There was a "Biography" program on A&E quite recently devoted to Rowling, and it consisted largely of her own words (an attempt on her part to counter the vast amount of inaccurate rubbish written about her life, apparently). She explained that King's Cross Station meant a
great deal to her as a child. She wrote that part of the book while living in Manchester. When she later visisted King's Cross again, she realized it was nothing like the description in her book, but she'd actually been remembering Euston Station. Nothing said about Lewis or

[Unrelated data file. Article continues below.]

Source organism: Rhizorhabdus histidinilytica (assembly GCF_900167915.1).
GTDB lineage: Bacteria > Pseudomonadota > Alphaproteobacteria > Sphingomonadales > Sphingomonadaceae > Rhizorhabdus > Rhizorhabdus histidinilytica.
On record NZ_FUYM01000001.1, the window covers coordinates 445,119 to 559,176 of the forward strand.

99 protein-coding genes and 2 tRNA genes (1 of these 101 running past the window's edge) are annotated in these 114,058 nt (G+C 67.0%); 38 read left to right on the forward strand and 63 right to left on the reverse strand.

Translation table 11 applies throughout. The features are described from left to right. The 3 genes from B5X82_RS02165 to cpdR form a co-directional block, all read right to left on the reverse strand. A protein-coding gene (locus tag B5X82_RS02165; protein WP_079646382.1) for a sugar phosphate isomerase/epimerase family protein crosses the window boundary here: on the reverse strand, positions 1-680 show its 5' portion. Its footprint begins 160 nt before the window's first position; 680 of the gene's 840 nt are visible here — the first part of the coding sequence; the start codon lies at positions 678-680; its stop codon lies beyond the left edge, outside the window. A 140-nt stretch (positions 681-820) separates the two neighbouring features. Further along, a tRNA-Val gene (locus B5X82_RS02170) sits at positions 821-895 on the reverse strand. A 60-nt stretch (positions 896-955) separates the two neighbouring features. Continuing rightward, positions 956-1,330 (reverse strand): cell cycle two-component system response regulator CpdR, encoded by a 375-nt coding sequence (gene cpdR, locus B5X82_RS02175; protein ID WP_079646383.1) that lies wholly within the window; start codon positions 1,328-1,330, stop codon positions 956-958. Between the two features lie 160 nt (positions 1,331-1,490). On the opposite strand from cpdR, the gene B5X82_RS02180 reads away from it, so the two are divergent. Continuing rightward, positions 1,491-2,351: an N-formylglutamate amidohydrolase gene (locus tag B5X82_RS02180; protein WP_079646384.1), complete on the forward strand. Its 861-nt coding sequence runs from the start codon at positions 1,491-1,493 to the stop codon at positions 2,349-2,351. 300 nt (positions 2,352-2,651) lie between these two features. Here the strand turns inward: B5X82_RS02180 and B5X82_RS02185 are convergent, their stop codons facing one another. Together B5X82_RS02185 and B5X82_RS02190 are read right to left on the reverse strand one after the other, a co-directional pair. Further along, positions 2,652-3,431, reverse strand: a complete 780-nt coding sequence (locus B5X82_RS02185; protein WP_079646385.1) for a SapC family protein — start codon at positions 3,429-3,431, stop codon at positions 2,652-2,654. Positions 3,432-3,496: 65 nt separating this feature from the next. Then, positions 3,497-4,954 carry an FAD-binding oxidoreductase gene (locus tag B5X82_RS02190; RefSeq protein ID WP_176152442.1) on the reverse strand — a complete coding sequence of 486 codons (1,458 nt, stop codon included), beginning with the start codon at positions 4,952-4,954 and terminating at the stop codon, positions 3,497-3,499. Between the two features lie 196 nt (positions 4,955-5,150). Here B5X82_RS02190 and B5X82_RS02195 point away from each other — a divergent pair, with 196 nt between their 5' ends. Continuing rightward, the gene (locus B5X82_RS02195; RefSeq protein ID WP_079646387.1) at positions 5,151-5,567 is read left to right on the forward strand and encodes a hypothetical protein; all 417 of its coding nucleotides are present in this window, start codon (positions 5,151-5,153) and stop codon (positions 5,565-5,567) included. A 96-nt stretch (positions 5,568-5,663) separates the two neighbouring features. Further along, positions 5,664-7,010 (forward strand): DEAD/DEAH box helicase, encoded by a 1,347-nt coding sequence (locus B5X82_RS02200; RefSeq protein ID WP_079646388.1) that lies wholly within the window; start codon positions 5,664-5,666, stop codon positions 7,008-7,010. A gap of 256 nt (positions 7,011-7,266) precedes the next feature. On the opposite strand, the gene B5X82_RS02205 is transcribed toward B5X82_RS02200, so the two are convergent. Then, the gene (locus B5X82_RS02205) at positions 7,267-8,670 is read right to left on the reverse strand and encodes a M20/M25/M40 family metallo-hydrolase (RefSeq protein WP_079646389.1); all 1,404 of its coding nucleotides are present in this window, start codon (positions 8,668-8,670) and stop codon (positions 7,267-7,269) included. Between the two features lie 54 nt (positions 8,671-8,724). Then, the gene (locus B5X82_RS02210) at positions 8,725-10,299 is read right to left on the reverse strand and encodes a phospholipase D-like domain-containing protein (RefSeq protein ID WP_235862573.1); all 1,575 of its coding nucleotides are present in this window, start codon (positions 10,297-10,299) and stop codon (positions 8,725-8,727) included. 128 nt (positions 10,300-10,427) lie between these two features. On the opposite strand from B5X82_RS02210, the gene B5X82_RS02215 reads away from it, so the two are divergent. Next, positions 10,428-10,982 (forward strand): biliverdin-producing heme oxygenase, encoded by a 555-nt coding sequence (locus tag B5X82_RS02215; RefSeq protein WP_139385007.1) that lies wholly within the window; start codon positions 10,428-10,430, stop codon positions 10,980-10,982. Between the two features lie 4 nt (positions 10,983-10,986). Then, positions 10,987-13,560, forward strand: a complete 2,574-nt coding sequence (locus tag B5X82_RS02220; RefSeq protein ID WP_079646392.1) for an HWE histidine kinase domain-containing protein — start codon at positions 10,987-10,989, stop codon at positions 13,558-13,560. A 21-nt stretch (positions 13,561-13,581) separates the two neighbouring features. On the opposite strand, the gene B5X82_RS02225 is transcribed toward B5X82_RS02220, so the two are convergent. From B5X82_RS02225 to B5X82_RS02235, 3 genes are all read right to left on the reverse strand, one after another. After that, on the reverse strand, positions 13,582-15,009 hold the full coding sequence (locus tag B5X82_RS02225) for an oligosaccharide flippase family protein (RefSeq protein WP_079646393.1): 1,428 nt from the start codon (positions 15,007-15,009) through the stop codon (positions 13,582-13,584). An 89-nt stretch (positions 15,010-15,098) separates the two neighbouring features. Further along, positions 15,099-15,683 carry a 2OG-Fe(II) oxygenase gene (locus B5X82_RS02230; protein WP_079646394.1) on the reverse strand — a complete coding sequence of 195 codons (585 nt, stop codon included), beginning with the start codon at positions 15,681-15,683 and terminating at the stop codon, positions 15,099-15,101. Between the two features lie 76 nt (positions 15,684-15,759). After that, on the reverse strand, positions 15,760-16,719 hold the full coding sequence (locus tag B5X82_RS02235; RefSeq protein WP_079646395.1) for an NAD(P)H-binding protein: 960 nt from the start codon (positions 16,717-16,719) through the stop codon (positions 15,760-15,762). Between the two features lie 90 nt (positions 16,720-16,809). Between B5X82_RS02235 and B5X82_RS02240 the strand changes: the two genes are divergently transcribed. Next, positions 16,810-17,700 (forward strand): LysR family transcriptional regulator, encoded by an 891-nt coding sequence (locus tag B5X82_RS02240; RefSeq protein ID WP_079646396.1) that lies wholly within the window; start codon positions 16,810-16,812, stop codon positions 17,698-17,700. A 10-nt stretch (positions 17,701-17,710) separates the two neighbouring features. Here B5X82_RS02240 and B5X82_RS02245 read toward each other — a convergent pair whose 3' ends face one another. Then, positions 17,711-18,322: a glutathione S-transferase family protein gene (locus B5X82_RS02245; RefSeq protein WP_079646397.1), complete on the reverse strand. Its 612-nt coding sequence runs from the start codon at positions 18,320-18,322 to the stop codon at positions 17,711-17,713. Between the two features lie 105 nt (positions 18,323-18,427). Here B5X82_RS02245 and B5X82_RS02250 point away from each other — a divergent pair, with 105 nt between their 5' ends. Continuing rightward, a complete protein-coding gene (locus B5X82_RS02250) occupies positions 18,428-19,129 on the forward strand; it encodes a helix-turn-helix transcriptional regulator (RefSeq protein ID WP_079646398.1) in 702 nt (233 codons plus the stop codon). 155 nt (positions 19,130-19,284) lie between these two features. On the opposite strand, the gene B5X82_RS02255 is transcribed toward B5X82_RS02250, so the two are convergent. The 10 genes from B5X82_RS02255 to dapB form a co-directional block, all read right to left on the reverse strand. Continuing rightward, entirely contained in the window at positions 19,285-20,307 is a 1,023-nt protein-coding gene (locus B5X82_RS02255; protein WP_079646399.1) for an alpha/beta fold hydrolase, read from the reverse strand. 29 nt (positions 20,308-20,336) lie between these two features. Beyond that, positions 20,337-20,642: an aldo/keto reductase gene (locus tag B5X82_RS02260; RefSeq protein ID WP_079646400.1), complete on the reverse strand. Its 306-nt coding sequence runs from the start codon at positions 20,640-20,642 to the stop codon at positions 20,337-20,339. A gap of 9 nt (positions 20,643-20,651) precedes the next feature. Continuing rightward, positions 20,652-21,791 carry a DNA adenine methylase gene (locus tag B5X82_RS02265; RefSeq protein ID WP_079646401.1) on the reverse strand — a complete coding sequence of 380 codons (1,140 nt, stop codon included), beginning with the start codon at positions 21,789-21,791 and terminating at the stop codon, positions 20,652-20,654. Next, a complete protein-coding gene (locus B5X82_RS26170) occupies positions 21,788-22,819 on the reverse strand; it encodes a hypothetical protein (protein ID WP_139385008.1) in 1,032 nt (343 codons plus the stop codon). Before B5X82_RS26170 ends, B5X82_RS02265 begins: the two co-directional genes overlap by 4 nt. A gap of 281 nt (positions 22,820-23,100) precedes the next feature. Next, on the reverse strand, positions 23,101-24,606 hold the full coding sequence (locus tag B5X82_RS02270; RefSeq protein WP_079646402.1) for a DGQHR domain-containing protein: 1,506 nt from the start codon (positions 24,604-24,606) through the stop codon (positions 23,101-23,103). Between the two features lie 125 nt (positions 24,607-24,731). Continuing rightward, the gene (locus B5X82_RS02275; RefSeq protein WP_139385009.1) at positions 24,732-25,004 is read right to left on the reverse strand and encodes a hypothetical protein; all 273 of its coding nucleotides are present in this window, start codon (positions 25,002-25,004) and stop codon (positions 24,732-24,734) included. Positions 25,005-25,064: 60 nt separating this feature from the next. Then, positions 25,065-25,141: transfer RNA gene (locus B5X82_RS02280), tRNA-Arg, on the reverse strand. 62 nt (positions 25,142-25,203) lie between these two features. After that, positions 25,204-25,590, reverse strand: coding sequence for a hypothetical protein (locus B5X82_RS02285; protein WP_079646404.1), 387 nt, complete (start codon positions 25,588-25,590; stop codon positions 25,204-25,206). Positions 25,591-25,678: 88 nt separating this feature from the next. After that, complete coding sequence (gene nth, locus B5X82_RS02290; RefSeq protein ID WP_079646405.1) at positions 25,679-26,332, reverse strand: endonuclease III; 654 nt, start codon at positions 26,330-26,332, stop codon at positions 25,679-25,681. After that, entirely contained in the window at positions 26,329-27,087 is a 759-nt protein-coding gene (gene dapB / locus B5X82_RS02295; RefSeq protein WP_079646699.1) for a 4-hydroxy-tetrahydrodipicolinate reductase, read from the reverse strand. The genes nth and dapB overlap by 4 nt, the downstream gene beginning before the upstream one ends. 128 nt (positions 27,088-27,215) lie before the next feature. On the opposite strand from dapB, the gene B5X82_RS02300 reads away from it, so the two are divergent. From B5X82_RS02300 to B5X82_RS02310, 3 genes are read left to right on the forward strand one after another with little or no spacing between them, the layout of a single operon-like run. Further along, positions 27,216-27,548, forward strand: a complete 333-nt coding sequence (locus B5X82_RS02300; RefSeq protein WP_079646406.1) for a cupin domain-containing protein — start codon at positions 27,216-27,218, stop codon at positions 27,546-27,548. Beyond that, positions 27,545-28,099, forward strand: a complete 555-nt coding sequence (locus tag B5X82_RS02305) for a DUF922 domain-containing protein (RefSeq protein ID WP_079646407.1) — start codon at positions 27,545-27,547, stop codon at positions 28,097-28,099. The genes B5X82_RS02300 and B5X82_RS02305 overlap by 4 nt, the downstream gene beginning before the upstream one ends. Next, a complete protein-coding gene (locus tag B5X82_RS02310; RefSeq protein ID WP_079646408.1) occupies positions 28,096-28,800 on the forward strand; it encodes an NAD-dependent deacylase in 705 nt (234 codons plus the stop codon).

wardrobes. Of course, she could have said it elsewhere, but it's an excuse for the story.
> ' J.K. Rowling, for instance, based her famous "platform nine and
> three-quarters" -- the place at London's King's Cross Station where young
> wizards enter the world of the Hogwarts School in her Harry Potter series --
> on the wardrobe through which English schoolchildren pass into the land of
> Narnia '
> (Or has she said this in an interview somewhere?)